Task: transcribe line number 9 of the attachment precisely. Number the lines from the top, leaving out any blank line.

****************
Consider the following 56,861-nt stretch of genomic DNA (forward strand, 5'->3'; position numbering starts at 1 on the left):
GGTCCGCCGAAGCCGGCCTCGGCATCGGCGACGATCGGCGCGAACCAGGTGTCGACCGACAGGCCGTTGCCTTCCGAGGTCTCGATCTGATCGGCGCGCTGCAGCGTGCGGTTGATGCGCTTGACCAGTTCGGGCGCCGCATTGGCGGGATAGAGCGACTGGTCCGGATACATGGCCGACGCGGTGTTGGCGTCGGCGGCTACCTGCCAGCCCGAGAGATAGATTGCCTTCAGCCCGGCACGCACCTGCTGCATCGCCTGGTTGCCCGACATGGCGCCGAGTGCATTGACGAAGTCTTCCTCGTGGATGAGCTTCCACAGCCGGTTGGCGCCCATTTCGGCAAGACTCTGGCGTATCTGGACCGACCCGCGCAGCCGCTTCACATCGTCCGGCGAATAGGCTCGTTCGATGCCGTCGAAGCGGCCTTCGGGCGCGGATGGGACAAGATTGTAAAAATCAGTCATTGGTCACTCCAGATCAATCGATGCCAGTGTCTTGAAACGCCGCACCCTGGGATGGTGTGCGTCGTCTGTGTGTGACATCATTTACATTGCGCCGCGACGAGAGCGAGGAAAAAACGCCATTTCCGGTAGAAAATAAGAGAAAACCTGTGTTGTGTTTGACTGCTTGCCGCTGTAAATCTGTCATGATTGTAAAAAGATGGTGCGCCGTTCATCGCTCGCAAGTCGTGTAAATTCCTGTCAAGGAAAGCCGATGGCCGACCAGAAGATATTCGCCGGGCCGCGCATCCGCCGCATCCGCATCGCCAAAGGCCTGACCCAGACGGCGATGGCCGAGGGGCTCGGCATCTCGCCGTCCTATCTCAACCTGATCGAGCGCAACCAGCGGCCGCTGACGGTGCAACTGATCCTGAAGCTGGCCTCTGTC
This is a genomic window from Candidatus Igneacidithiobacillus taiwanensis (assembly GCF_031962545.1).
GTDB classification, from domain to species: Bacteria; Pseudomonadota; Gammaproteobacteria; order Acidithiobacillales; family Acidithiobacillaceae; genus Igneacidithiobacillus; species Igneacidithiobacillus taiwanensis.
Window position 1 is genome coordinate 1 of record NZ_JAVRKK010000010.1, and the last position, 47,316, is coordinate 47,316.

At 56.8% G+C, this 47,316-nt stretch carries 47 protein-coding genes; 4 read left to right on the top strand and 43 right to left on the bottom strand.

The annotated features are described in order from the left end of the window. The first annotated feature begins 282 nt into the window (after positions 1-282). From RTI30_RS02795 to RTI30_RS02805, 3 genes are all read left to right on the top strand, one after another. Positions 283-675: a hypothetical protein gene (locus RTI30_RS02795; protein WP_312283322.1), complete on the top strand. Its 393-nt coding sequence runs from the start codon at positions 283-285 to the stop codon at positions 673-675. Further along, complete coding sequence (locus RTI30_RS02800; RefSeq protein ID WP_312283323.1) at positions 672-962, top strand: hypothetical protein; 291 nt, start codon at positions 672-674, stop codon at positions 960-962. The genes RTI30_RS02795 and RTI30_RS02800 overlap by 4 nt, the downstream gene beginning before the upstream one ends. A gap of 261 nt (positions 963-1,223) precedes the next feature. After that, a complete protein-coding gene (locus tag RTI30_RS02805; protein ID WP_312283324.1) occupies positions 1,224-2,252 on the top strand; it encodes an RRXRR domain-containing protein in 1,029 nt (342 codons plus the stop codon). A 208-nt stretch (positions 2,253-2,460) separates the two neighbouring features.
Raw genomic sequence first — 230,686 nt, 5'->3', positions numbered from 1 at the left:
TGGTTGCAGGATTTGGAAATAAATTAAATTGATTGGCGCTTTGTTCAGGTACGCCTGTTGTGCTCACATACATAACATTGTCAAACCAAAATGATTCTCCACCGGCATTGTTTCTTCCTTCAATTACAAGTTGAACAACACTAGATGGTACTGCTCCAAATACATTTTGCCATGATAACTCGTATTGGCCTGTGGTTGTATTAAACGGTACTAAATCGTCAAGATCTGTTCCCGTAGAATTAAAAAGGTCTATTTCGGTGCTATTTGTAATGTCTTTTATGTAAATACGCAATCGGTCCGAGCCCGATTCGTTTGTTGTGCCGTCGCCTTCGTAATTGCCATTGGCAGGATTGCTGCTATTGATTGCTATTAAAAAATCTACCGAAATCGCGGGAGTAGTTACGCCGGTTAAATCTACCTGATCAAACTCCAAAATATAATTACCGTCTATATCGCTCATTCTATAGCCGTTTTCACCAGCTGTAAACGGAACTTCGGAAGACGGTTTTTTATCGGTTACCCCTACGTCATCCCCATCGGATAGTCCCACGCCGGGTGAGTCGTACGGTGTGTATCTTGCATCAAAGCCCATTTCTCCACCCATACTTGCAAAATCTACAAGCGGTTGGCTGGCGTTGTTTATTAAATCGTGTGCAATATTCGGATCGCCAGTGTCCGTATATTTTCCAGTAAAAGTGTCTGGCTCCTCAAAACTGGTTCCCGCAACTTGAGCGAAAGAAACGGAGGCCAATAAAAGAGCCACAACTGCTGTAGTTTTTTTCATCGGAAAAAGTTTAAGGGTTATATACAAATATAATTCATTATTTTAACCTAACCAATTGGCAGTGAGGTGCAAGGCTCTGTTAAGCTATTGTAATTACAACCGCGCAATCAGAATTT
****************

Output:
TGGTTGCAGGATTTGGAAATAAATTAAATTGATTGGCGCTTTGTTCAGGTACGCCTGTTGTGCTCACATACATAACATTGTCAAACCAAAATGATTCTCCACCGGCATTGTTTCTTCCTTCAATTACAAGTTGAACAACACTAGATGGTACTGCTCCAAATACATTTTGCCATGATAACTCGTATTGGCCTGTGGTTGTATTAAACGGTACTAAATCGTCAAGATCTGTTCCCGTAGAATTAAAAAGGTCTATTTCGGTGCTATTTGTAATGTCTTTTATGTAAATACGCAATCGGTCCGAGCCCGATTCGTTTGTTGTGCCGTCGCCTTCGTAATTGCCATTGGCAGGATTGCTGCTATTGATTGCTATTAAAAAATCTACCGAAATCGCGGGAGTAGTTACGCCGGTTAAATCTACCTGATCAAACTCCAAAATATAATTACCGTCTATATCGCTCATTCTATAGCCGTTTTCACCAGCTGTAAACGGAACTTCGGAAGACGGTTTTTTATCGGTTACCCCTACGTCATCCCCATCGGATAGTCCCACGCCGGGTGAGTCGTACGGTGTGTATCTTGCATCAAAGCCCATTTCTCCACCCATACTTGCAAAATCTACAAGCGGTTGGCTGGCGTTGTTTATTAAATCGTGTGCAATATTCGGATCGCCAGTGTCCGTATATTTTCCAGTAAAAGTGTCTGGCTCCTCAAAACTGGTTCCCGCAACTTGAGCGAAAGAAACGGAGGCCAATAAAAGAGCCACAACTGCTGTAGTTTTTTTCATCGGAAAAAGTTTAAGGGTTATATACAAATATAATTCATTATTTTAACCTAACCAATTGGCAGTGAGGTGCAAGGCTCTGTTAAGCTATTGTAATTACAACCGCGCAATCAGAATTT